DOOLEY: Alongside the Cape competition, anthologies were the other thing to get me going. I need a deadline otherwise I won’t do anything, so having a date by which to submit something is a useful motivator. I’d been scratching around doing bits and pieces, not really getting anywhere, wondering if there was much point to bothering with comics. I then saw that Dirty Rotten Comics were taking submissions for a new book and took a punt sending them a silly comic about someone with a balloon for a head. They took it and that was the first of a number of comics they published in subsequent DRCs.
Seeing your work in print for the first time is a massive thrill and DRC were amazing at finding new people on the small press scene and giving them that opportunity. Perhaps more importantly, I became good mates with Gary and Kirk, the guys who edited DRC. Comics is a solitary pursuit for the most part but the small press community is a very friendly and supportive one. I don’t think I’d have persisted with making comics if had been just me sending them out into the void. Feeling part of the community is a big reason I make comics.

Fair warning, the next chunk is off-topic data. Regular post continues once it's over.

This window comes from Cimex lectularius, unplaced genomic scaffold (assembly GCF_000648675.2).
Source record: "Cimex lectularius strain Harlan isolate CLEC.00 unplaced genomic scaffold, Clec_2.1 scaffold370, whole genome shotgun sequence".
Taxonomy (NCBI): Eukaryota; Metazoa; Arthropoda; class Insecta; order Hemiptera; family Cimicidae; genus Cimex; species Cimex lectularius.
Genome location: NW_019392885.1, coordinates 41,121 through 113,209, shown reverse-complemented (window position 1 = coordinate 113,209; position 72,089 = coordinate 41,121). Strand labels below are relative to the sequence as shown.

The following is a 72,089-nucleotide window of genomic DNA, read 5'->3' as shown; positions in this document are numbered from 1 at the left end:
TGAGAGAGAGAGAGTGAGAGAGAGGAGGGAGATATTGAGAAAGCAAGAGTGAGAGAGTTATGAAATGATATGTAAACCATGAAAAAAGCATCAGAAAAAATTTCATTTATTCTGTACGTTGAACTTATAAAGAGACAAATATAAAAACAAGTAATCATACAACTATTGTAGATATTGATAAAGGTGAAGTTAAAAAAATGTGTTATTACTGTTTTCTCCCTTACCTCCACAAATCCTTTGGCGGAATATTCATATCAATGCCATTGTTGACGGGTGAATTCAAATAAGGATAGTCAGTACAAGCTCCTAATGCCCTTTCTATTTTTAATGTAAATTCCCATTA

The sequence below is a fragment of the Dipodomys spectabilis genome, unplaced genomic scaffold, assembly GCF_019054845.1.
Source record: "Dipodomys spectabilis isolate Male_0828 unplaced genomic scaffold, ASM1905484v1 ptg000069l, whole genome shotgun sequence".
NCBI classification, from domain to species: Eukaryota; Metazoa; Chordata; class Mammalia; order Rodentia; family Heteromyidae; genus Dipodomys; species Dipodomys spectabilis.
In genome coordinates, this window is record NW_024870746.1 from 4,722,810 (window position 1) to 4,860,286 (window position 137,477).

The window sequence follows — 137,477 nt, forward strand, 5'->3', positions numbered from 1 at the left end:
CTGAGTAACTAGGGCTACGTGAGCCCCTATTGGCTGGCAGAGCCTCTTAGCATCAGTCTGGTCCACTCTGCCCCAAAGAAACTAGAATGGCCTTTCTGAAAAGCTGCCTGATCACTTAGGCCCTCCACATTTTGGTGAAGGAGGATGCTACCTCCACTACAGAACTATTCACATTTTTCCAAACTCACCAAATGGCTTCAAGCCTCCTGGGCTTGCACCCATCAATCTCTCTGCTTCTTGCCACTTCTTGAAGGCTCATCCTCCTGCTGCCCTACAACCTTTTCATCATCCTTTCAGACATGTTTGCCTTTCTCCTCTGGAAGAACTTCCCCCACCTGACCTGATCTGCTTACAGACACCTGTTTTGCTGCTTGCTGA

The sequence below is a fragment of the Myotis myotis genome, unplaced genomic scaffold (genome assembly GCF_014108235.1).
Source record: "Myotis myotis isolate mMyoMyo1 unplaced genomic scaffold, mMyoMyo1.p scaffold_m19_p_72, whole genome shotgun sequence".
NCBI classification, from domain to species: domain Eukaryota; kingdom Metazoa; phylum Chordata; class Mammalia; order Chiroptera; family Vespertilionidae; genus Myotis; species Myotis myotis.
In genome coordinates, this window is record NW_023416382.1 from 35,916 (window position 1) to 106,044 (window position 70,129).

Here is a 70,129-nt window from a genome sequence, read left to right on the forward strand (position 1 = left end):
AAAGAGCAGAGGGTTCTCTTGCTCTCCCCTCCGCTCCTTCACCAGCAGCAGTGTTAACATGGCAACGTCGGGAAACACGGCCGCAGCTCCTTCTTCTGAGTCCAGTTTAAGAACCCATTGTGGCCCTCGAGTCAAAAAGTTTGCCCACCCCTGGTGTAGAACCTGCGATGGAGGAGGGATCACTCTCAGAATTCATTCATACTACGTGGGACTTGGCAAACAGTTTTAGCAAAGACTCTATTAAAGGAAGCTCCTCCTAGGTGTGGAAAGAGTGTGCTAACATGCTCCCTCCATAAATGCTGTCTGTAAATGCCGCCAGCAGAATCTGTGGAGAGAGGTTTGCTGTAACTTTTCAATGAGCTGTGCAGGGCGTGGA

AO: Throwaway Press published your original solo collections of work in Meanderings and The Practical Implications of Immortality, and you’ve also self-published Catastrophising. The absurdist slice-of-life humour of those collections where the incongruous is embedded into the everyday gives them a very distinctive flavour. What most appeals to you about that kind of fantasy autobio approach? And is there something almost cathartic about the self-deprecating way you present yourself in your strips?